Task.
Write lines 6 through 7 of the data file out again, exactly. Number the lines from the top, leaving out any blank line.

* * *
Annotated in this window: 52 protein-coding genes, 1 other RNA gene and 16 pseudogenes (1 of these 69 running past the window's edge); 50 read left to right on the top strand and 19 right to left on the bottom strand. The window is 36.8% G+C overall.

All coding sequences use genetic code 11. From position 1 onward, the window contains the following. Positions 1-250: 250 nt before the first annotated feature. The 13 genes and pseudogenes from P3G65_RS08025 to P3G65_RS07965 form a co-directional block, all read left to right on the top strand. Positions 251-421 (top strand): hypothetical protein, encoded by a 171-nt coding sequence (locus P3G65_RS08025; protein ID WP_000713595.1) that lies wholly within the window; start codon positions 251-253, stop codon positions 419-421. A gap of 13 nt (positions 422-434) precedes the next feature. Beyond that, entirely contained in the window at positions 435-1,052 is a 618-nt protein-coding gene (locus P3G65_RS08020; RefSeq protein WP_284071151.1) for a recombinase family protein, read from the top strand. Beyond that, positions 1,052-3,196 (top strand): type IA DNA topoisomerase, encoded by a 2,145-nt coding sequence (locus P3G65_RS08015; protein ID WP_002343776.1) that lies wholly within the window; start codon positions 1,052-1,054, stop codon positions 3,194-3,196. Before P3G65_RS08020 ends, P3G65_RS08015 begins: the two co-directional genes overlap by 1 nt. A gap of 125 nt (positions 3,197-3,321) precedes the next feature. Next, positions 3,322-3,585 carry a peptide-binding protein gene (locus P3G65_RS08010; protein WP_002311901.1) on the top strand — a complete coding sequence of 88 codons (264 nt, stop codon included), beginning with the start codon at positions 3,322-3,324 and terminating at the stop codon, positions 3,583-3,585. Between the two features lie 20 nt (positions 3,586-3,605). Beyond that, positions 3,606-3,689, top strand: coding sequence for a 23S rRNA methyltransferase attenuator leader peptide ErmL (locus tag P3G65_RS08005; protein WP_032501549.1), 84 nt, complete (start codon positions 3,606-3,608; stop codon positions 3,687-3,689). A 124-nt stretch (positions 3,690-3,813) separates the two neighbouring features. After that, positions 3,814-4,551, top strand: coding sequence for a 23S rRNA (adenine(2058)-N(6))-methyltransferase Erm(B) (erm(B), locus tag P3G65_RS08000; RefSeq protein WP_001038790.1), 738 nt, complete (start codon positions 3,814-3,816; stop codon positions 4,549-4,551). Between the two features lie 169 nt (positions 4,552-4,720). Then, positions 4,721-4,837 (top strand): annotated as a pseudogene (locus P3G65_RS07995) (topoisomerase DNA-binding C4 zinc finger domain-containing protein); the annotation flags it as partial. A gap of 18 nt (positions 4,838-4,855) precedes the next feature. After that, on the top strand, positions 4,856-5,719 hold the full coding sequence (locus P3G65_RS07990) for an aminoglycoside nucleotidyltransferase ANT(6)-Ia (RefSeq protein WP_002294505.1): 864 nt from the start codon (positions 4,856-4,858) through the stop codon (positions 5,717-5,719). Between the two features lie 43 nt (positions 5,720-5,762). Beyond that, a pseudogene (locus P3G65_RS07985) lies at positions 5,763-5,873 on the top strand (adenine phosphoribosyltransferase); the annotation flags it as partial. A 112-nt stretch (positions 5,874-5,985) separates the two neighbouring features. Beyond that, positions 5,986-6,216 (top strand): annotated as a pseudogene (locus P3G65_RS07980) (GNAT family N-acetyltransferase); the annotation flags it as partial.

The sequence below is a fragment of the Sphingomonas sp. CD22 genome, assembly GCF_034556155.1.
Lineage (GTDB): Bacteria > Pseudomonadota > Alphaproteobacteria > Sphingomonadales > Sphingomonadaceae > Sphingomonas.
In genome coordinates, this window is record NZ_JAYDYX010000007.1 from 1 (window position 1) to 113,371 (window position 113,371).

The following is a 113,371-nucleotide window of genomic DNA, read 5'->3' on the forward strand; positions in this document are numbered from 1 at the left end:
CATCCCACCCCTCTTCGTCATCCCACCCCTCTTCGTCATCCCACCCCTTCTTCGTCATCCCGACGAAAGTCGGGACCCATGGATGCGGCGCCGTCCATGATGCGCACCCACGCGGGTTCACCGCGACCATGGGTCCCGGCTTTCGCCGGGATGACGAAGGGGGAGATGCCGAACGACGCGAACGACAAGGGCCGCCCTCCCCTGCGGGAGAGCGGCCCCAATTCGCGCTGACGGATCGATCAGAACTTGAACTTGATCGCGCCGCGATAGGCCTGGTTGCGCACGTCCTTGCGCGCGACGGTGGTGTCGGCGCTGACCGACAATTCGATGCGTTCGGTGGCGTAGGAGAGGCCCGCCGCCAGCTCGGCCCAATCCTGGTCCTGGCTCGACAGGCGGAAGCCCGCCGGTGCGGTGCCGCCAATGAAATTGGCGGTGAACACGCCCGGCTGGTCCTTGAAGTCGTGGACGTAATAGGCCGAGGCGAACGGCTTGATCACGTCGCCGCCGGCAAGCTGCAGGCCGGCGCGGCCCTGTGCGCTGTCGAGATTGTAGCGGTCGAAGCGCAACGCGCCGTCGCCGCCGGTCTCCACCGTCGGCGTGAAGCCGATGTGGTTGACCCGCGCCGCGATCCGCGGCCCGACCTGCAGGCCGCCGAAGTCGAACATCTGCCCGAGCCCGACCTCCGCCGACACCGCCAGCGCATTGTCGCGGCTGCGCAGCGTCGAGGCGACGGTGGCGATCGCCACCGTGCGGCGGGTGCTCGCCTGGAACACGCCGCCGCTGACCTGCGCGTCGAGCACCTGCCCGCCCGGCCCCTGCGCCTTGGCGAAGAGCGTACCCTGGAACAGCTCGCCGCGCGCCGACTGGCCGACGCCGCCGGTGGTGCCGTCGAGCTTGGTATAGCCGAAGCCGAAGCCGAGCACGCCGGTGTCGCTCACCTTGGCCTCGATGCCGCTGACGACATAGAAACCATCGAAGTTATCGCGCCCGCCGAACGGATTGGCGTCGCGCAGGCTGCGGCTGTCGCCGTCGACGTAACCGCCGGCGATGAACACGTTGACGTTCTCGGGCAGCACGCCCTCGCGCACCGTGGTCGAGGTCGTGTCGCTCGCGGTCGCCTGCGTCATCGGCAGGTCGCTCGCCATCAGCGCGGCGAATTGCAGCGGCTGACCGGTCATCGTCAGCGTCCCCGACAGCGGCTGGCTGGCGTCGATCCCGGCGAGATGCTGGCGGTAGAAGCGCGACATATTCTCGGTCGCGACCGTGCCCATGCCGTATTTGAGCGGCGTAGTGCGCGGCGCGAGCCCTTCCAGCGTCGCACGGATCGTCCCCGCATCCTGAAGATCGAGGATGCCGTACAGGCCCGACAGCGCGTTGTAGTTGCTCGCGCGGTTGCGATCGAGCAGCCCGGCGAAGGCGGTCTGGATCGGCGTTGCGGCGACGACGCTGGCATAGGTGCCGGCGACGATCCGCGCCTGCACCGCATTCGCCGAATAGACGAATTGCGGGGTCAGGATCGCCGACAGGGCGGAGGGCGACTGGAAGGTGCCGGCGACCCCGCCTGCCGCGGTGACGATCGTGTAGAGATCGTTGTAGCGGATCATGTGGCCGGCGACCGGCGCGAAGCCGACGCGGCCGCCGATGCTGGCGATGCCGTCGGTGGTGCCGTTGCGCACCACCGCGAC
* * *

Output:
The following is a 113,371-nucleotide window of genomic DNA, read 5'->3' on the forward strand; positions in this document are numbered from 1 at the left end:
CATCCCACCCCTCTTCGTCATCCCACCCCTCTTCGTCATCCCACCCCTTCTTCGTCATCCCGACGAAAGTCGGGACCCATGGATGCGGCGCCGTCCATGATGCGCACCCACGCGGGTTCACCGCGACCATGGGTCCCGGCTTTCGCCGGGATGACGAAGGGGGAGATGCCGAACGACGCGAACGACAAGGGCCGCCCTCCCCTGCGGGAGAGCGGCCCCAATTCGCGCTGACGGATCGATCAGAACTTGAACTTGATCGCGCCGCGATAGGCCTGGTTGCGCACGTCCTTGCGCGCGACGGTGGTGTCGGCGCTGACCGACAATTCGATGCGTTCGGTGGCGTAGGAGAGGCCCGCCGCCAGCTCGGCCCAATCCTGGTCCTGGCTCGACAGGCGGAAGCCCGCCGGTGCGGTGCCGCCAATGAAATTGGCGGTGAACACGCCCGGCTGGTCCTTGAAGTCGTGGACGTAATAGGCCGAGGCGAACGGCTTGATCACGTCGCCGCCGGCAAGCTGCAGGCCGGCGCGGCCCTGTGCGCTGTCGAGATTGTAGCGGTCGAAGCGCAACGCGCCGTCGCCGCCGGTCTCCACCGTCGGCGTGAAGCCGATGTGGTTGACCCGCGCCGCGATCCGCGGCCCGACCTGCAGGCCGCCGAAGTCGAACATCTGCCCGAGCCCGACCTCCGCCGACACCGCCAGCGCATTGTCGCGGCTGCGCAGCGTCGAGGCGACGGTGGCGATCGCCACCGTGCGGCGGGTGCTCGCCTGGAACACGCCGCCGCTGACCTGCGCGTCGAGCACCTGCCCGCCCGGCCCCTGCGCCTTGGCGAAGAGCGTACCCTGGAACAGCTCGCCGCGCGCCGACTGGCCGACGCCGCCGGTGGTGCCGTCGAGCTTGGTATAGCCGAAGCCGAAGCCGAGCACGCCGGTGTCGCTCACCTTGGCCTCGATGCCGCTGACGACATAGAAACCATCGAAGTTATCGCGCCCGCCGAACGGATTGGCGTCGCGCAGGCTGCGGCTGTCGCCGTCGACGTAACCGCCGGCGATGAACACGTTGACGTTCTCGGGCAGCACGCCCTCGCGCACCGTGGTCGAGGTCGTGTCGCTCGCGGTCGCCTGCGTCATCGGCAGGTCGCTCGCCATCAGCGCGGCGAATTGCAGCGGCTGACCGGTCATCGTCAGCGTCCCCGACAGCGGCTGGCTGGCGTCGATCCCGGCGAGATGCTGGCGGTAGAAGCGCGACATATTCTCGGTCGCGACCGTGCCCATGCCGTATTTGAGCGGCGTAGTGCGCGGCGCGAGCCCTTCCAGCGTCGCACGGATCGTCCCCGCATCCTGAAGATCGAGGATGCCGTACAGGCCCGACAGCGCGTTGTAGTTGCTCGCGCGGTTGCGATCGAGCAGCCCGGCGAAGGCGGTCTGGATCGGCGTTGCGGCGACGACGCTGGCATAGGTGCCGGCGACGATCCGCGCCTGCACCGCATTCGCCGAATAGACGAATTGCGGGGTCAGGATCGCCGACAGGGCGGAGGGCGACTGGAAGGTGCCGGCGACCCCGCCTGCCGCGGTGACGATCGTGTAGAGATCGTTGTAGCGGATCATGTGGCCGGCGACCGGCGCGAAGCCGACGCGGCCGCCGATGCTGGCGATGCCGTCGGTGGTGCCGTTGCGCACCACCGCGAC